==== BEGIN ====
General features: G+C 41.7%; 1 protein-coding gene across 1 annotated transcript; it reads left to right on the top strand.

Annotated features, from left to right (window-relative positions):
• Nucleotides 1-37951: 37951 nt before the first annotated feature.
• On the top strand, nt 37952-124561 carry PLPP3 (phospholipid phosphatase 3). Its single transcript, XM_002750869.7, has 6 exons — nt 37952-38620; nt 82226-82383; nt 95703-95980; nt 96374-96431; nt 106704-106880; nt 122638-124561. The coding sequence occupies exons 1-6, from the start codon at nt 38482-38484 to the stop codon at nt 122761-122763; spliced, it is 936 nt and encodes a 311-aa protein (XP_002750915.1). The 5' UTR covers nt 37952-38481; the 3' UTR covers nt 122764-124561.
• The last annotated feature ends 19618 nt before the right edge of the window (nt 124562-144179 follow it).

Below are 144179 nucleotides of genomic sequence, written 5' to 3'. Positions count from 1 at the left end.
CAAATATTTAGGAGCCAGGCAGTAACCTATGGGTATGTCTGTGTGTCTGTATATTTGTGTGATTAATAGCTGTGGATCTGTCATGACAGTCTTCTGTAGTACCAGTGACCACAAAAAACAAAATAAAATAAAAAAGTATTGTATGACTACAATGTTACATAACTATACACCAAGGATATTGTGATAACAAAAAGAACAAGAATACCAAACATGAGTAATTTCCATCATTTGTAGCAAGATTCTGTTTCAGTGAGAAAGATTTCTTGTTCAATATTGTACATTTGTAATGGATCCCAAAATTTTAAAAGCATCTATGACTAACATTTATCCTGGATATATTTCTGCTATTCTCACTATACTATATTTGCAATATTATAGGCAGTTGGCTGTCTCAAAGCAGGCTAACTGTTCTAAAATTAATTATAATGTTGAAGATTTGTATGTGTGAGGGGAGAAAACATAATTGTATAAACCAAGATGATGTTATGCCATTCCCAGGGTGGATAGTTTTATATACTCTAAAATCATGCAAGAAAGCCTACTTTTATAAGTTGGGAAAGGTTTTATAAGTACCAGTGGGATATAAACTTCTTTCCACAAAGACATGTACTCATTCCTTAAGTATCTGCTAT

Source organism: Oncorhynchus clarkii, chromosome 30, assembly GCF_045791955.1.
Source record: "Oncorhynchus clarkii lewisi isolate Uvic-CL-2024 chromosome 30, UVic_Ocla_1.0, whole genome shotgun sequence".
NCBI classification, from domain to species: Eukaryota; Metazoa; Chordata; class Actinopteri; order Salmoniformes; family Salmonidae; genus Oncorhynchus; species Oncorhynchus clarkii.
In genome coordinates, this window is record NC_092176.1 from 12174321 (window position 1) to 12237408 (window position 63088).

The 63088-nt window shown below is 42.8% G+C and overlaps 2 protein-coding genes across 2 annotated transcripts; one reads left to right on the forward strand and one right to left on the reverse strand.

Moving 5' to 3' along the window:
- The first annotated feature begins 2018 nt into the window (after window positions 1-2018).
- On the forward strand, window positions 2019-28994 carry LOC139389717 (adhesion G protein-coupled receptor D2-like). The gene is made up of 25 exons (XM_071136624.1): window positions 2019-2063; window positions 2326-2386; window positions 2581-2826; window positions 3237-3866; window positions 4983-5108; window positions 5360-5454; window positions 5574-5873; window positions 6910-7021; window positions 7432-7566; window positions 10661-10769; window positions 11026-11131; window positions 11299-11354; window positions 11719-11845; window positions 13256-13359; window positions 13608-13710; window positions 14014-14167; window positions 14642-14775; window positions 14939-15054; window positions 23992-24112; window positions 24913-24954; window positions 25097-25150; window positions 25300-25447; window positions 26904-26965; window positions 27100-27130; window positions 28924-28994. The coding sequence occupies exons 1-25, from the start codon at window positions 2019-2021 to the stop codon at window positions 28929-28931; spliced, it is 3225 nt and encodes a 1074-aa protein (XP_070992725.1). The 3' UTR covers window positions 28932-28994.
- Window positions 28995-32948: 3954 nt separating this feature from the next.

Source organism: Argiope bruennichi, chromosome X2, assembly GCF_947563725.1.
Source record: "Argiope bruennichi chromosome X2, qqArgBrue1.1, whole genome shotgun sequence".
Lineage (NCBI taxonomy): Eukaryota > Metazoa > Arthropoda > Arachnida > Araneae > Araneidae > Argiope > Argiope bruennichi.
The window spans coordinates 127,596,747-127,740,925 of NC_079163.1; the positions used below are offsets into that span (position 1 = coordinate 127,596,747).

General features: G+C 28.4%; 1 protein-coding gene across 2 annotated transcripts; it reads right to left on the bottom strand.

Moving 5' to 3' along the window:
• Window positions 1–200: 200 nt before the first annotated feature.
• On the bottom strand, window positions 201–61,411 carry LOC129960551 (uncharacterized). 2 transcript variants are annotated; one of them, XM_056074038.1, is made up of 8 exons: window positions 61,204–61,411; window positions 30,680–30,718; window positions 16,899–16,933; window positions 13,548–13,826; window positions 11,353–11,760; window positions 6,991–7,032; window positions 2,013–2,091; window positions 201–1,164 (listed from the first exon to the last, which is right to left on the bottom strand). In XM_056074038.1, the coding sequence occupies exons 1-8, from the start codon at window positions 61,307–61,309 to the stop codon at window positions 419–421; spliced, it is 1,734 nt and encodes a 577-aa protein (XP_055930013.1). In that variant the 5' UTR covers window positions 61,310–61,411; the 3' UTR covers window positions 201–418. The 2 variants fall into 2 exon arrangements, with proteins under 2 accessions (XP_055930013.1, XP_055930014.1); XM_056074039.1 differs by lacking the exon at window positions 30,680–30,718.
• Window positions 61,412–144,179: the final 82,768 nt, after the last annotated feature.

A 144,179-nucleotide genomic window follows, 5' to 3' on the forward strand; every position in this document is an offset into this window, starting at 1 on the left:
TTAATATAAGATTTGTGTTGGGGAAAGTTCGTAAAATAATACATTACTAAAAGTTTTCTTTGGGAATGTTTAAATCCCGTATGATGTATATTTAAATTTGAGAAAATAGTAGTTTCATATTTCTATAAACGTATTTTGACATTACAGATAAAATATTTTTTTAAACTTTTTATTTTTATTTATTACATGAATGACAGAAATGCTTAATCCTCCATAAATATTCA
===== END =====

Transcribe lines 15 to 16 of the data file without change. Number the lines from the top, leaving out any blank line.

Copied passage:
- On the forward strand, window positions 2019-28994 carry LOC139389717 (adhesion G protein-coupled receptor D2-like). The gene is made up of 25 exons (XM_071136624.1): window positions 2019-2063; window positions 2326-2386; window positions 2581-2826; window positions 3237-3866; window positions 4983-5108; window positions 5360-5454; window positions 5574-5873; window positions 6910-7021; window positions 7432-7566; window positions 10661-10769; window positions 11026-11131; window positions 11299-11354; window positions 11719-11845; window positions 13256-13359; window positions 13608-13710; window positions 14014-14167; window positions 14642-14775; window positions 14939-15054; window positions 23992-24112; window positions 24913-24954; window positions 25097-25150; window positions 25300-25447; window positions 26904-26965; window positions 27100-27130; window positions 28924-28994. The coding sequence occupies exons 1-25, from the start codon at window positions 2019-2021 to the stop codon at window positions 28929-28931; spliced, it is 3225 nt and encodes a 1074-aa protein (XP_070992725.1). The 3' UTR covers window positions 28932-28994.
- Window positions 28995-32948: 3954 nt separating this feature from the next.